S-type Engine Parts

More to come on this project in my next post!

RX8 Project – Part 14, Engine Strip #1

After deciding to turbo the engine (see earlier posts) is became apparent I would have to upgrade the piston rods to make sure the engine wasn’t in danger of these failing and ruining the engine. This meant I needed to extract these from the engine Now bear in mind that this was the first time I’d ever taken the head off and engine before let alone removed a crank so it was likely to be quite a long and delicate process! Also accept that I was making this up as I went along, things may be in a strange order but it seemed to work!

First things first mount the engine to a suitable stand:

Here it is, it’s already upside down but that doesn’t matter! First off I took off the sump. On this engine it’s a cast alloy unit with a large front bulge which makes working around the front of the engine more awkward so I got it out the way early on.

V6 Windage tray

Take off the oil pick up pipe (2xM6 bolts) to get room for the windage tray. The tray is held on by 5 nuts on some special studs on this engine, these are M10 one side to hold the lower block to the upper block but i think M5 on the top just to hold the windage tray.

Duratec V6 Bottom

Now we have exposed the moving parts of the engine and get the first look at the bits we are replacing but there’s a lot more before we get them all out. An interesting thing to note here is the absence of crank bearing caps. On this engine the block is formed in two cast pieces which joint along the crank centre line so the crank bearings are held in place by the substantial cast ribs you can see in the picture and each bearing has four M10 bolts to keep it in place with additional bolts around the outside of the casting.

Next move to the front of the engine and disconnect the hose from the block to  the water pump then unbolt the water pump. On the Ford version of this engine the water pump is driven directly off one of the cams but on this Jaguar one it is a separate unit driven from the back side of the accessory belt and is held on by three small M6 bolts. Next up remove the crank bolt, there are a variety of ways to do this (the easiest probably being a decent impact gun but at this point in the project I’d not yet bought it) but the method I chose was to block the rotation of the crank using a block of wood. This is done by finding a suitable block that fits between the crank and the housing such that as the crank counterweight rotates round it is stopped by the wood. Just remember that the crank bolt undoes anticlockwise so make sure you put the block on the correct side(the bottom in the above image)!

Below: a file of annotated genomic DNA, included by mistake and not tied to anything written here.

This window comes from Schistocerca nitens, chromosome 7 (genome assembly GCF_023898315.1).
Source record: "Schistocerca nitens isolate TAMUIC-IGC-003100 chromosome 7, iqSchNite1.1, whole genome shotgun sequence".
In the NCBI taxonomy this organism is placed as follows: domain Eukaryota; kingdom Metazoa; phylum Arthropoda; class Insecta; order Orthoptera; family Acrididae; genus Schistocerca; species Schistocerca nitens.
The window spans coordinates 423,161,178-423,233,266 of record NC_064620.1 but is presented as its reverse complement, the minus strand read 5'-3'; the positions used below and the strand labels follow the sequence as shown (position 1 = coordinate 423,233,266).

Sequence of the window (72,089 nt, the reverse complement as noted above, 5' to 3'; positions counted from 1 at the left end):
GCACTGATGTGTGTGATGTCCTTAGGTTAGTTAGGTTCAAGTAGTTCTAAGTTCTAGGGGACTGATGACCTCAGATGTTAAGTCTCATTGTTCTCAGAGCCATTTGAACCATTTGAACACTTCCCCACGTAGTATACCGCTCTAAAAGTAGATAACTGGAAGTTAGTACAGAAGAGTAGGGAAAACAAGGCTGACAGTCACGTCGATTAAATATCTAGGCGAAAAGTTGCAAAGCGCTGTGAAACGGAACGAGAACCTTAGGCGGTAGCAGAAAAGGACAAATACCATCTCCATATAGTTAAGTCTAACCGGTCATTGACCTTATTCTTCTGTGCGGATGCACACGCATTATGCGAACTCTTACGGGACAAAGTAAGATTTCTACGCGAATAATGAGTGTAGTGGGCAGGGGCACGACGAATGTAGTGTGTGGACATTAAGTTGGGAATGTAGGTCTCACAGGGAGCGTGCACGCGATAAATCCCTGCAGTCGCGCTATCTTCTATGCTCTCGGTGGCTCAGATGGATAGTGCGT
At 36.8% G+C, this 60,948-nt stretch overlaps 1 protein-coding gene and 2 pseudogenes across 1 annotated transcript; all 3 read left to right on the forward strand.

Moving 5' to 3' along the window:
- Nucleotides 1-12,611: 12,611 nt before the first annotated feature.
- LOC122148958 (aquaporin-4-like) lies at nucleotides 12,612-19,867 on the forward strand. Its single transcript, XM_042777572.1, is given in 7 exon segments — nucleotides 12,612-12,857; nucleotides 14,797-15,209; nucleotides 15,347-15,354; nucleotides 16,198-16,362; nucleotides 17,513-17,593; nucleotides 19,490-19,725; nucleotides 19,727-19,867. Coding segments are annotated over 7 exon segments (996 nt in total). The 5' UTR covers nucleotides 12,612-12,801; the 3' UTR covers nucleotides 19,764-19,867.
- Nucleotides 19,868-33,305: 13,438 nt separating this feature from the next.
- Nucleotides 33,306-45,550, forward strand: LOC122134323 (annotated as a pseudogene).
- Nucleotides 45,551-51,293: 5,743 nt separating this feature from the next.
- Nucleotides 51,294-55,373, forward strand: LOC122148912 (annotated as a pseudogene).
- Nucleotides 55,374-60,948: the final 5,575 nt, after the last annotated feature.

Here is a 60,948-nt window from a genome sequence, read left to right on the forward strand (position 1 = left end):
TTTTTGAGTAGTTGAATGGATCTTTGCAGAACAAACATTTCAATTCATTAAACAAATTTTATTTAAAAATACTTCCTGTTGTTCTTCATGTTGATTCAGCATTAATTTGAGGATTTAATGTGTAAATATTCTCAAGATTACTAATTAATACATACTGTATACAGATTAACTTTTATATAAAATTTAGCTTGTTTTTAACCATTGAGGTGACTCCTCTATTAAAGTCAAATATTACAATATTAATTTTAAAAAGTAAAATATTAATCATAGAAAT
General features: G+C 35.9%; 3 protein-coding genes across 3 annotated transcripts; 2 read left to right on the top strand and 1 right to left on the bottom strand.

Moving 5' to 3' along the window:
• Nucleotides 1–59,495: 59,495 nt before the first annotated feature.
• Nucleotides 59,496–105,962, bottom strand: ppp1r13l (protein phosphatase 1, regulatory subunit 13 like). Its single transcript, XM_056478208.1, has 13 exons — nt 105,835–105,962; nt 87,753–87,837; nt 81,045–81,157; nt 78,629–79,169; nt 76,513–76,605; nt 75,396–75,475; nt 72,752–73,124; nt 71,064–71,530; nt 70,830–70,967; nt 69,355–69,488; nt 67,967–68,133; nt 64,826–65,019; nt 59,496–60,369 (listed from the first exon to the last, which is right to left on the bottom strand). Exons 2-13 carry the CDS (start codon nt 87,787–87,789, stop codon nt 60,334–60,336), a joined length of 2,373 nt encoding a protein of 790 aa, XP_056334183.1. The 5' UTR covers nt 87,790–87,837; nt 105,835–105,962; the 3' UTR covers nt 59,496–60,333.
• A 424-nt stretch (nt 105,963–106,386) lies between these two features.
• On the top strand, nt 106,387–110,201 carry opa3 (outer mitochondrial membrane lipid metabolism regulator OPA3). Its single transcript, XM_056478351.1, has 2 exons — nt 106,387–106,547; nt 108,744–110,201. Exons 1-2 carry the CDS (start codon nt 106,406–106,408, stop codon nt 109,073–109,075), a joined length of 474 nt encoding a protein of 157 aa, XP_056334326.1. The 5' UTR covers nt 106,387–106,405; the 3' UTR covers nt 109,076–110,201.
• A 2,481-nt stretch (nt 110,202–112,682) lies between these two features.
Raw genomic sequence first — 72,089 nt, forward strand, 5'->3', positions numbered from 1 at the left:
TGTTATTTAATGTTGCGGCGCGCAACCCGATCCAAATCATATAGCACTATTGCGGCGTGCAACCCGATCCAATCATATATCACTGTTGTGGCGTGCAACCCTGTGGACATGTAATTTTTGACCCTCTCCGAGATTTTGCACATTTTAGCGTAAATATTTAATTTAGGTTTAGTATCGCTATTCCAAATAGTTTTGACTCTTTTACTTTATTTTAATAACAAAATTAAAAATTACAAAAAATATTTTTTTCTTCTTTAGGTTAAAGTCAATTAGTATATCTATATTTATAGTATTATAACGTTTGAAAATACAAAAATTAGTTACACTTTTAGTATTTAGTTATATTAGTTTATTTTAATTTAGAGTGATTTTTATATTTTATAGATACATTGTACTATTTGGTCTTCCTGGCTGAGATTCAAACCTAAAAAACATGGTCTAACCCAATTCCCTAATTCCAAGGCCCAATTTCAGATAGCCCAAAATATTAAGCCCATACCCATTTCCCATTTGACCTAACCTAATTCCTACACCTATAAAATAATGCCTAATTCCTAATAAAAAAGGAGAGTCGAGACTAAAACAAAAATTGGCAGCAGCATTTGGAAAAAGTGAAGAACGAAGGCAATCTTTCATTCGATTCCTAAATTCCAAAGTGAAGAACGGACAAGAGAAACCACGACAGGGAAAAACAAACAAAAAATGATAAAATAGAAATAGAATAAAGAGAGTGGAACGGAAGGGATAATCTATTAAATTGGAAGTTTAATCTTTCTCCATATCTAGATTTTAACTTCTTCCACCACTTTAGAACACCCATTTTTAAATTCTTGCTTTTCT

S type V6 front

Now you can flip the engine back up the correct way because we’re moving on to the heads This is because the cam covers need removing to take off the front engine cover.

S-type V6 Black Cam Cover

This bit is again very simple, remove the bolts holding each coil unit in place. Again this being the Jaguar version of the engine is came from the factory with coil on plug. Next remove all the bolts around the cam cover and lift the cover away. Sometimes these get refitted with instant gasket to fix a failed cover gasket cheaply and quickly and so it may require some persuasion, I usually use a putty knife or a wallpaper scraper for this job but it can be easy to damage the faces if you’re not very careful. Alternatively plastic trim removal tools can work well. Obviously repeat the process for the other cover.

Next up we need to remove the front engine cover. This involves removing the bolts all the way round the edge, you can’t miss them, there’s loads and they’re all the same! Make sure you get them all, I think there’s 17 of them but don’t quote me on that, one is under the belt tensioner by the crank! This cover again might require a little help coming away due to the gasket but should be relatively easy. If it isn’t then you’ve missed a bolt so stop prying it!

S-Type V6 No Front Cover

It should look something like this! Now you can see the other feature these jag engines have – variable valve timing on the intake cams. An important point here is the crank timing wheel (the notched wheel on the crank). These have two key positions but only one is correct so carefully mark which position lines up with the key on the crank when you take it off. I recommend something permanent so when you clean all the oil residue off the mark is still visible, a centre punch mark should do it.